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Old 12-12-07, 11:10 PM   #11
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i feel sorry for the guy with the tritium/brain tumor helmet. that looks like enough tritium the make 10,000 watches or scopes.
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Old 12-12-07, 11:35 PM   #12
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There's no tritium in it.
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Old 12-13-07, 12:36 AM   #13
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interesting comment i found regarding this paint


Probably Tritium; Not New; Not Dangerous; Not T100

On Dec. 10, 2007, New Energy Congress member, Richard P. George, Ph.D. wrote:

My best guess is that they are using tritium. Tritium is a radioactive isotope of hydrogen. It is an odorless, tasteless, colorless gas that reacts with the human body in the same manner as natural hydrogen. Beta rays from the tritium hit phosphors to create the glow you see. Tritium has a half-life of 12.5 years, which means that in that time the lamp will be half as bright as it originally was. Trijicon uses tritium in their ACOG rifle scopes in common use in Iraq and Afghanistan by the special forces (government issued) and thousands of individual soldiers who purchased their own scopes. Tritium is also used in some watches.

Beta particle radiation can cause skin burns and are most harmful when they enter the body (becoming small radioactive cancer causing bombs). They can be blocked by thin sheets of metal or plastic. Small amounts of tritium (e.g. one ACOG scope or one watch) have minimal radiation. You would have to have ~10,000 ACOG scopes or ~2,500 tritium watches break in one room to have any significant radiation or risk. I don't know about these paints but I suspect it would be hard for the tritium beta particles to escape the paint such that they could do harm.

The intensity is not very strong. This is good enough for night illumination of rifle scopes, watches, and emergency signs but it is not going to come anywhere close to matching the light output of or replace electric light bulbs (incandescent, flourescent, LED, etc.) or kerosene lanterns.

Tritium illumination has been around for at least 25 years. This is not a top 100 technology.

As a chemistry major, it's probably not great to be bombarded by beta rays for years straight, but people need not be so afraid of radiation! Of course these would be bad if they were decaying with gamma rays, but it's really not a huge deal--its not concentrated enough to burn skin, and since it's not getting inside your body, it's not doing any internal harm.

Now, back to fearmongering and lead paint.
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Old 12-13-07, 02:00 AM   #14
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As a chemistry major, it's probably not great to be bombarded by beta rays for years straight, but people need not be so afraid of radiation! Of course these would be bad if they were decaying with gamma rays, but it's really not a huge deal--its not concentrated enough to burn skin, and since it's not getting inside your body, it's not doing any internal harm.

Now, back to fearmongering and lead paint.

As a jackass with a hammer, I agree.
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Old 12-13-07, 06:05 AM   #15
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Laek House has been teaming up with velocity to make some rims coated in his retroreflective stuff, ELVS. cool looking. added to Laek House's line of hats, t shirts, and sweatshirts.
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Old 12-13-07, 06:28 AM   #16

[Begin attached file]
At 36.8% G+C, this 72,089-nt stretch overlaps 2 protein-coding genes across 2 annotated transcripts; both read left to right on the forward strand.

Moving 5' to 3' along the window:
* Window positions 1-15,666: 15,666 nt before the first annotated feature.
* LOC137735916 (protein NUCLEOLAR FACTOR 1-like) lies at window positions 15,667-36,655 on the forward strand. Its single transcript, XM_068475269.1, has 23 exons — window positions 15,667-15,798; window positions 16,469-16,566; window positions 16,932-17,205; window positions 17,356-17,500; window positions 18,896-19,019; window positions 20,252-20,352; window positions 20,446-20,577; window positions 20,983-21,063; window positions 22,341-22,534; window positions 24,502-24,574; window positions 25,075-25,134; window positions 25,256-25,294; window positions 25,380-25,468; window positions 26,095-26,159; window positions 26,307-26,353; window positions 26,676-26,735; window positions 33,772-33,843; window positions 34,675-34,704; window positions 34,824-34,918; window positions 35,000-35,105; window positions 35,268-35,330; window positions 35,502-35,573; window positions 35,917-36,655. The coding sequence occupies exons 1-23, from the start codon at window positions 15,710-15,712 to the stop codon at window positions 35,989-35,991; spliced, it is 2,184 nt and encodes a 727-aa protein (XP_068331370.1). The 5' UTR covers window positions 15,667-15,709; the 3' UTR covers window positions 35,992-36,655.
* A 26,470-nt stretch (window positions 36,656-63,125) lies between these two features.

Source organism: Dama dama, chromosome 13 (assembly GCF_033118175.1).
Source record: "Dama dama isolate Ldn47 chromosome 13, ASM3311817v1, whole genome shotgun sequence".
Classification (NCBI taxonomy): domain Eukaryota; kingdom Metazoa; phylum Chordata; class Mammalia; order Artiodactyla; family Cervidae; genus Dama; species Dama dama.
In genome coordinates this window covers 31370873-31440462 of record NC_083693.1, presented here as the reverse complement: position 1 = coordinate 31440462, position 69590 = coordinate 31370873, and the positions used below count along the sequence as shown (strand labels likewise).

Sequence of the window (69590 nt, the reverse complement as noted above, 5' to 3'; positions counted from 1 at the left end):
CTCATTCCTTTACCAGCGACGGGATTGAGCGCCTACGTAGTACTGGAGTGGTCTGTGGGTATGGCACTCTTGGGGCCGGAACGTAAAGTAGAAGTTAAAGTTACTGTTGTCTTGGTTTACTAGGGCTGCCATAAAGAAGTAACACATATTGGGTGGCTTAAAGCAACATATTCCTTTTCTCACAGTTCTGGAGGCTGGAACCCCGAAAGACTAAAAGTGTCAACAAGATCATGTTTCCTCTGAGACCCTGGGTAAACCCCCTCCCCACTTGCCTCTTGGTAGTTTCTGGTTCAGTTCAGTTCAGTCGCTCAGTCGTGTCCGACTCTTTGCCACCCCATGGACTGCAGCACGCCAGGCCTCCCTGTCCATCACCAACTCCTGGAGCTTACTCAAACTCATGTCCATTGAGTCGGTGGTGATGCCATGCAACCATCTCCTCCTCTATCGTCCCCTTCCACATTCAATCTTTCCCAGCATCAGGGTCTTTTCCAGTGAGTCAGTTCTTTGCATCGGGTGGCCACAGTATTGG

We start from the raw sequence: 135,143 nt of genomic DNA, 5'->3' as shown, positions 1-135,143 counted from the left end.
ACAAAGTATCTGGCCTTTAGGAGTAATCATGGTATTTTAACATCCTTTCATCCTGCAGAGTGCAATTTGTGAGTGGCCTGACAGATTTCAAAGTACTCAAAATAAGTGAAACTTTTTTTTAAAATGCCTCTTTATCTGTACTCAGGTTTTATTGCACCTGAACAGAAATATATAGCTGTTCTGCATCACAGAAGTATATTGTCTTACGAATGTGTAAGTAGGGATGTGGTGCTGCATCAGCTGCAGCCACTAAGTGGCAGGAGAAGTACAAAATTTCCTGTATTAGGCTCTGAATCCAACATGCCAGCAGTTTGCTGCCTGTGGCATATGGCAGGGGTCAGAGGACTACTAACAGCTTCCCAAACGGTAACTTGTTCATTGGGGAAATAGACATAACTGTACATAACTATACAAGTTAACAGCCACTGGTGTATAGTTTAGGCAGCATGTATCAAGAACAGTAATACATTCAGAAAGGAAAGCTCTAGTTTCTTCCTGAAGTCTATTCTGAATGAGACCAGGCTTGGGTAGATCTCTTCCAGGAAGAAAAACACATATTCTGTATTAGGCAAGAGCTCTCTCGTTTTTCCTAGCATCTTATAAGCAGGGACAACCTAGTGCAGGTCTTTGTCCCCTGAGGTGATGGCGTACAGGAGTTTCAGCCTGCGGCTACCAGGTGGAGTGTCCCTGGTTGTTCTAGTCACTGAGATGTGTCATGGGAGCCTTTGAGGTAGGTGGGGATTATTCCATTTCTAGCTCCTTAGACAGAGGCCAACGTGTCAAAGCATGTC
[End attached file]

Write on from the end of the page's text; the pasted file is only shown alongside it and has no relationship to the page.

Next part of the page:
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people need not be so afraid of radiation!
seems like good advice
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Old 12-13-07, 08:30 AM   #17
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sucks that you can't keep the bike inside at night without putting a dark sheet over it to keep the glow down.

that being said, I want a 100% glowing bike real bad......
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Old 12-13-07, 11:07 AM   #18
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the South Koreans just cloned glow-in-the-dark cats... apparently an unforseen side effect... suuuuuuure... let's just hope north korea doesn't get their hands on this glowkitty technology or it's all over.

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Old 12-13-07, 01:19 PM   #19
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i found some glow in the dark bar tape on universal cycles today for 20 bucks
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Old 01-17-08, 09:57 PM   #20
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I'll be the test dummy. Where can I buy some?
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Old 01-17-08, 10:11 PM   #21
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TRON!!!!!!!!!!!!!!!

in all seriousness, just because it emits radiation doesnt mean its gonna kill you. we are probably exposed to more radiation just sitting in our rooms than that paint gives off
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Old 01-17-08, 10:17 PM   #22
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from freewheel hayes sfhttp://www.pixagogo.com/4203425133
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Old 01-18-08, 11:27 AM   #23
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It uses tiny balls of tritium (gas??) and phospho(sp) reactive powder. these balls hold back the low energy beta radiation. but if these nano balls broke, and you inhaled the tritium... not good...

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Old 01-18-08, 01:34 PM   #24
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I want that so badly...
It might be ****ing radioactive, but some things are just worth the risk.
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Old 01-18-08, 08:01 PM   #25
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the South Koreans just cloned glow-in-the-dark cats... apparently an unforseen side effect... suuuuuuure... let's just hope north korea doesn't get their hands on this glowkitty technology or it's all over.

Oh my god, I'm on cuteness overload here. Though no night-hunting for those kitties, sad.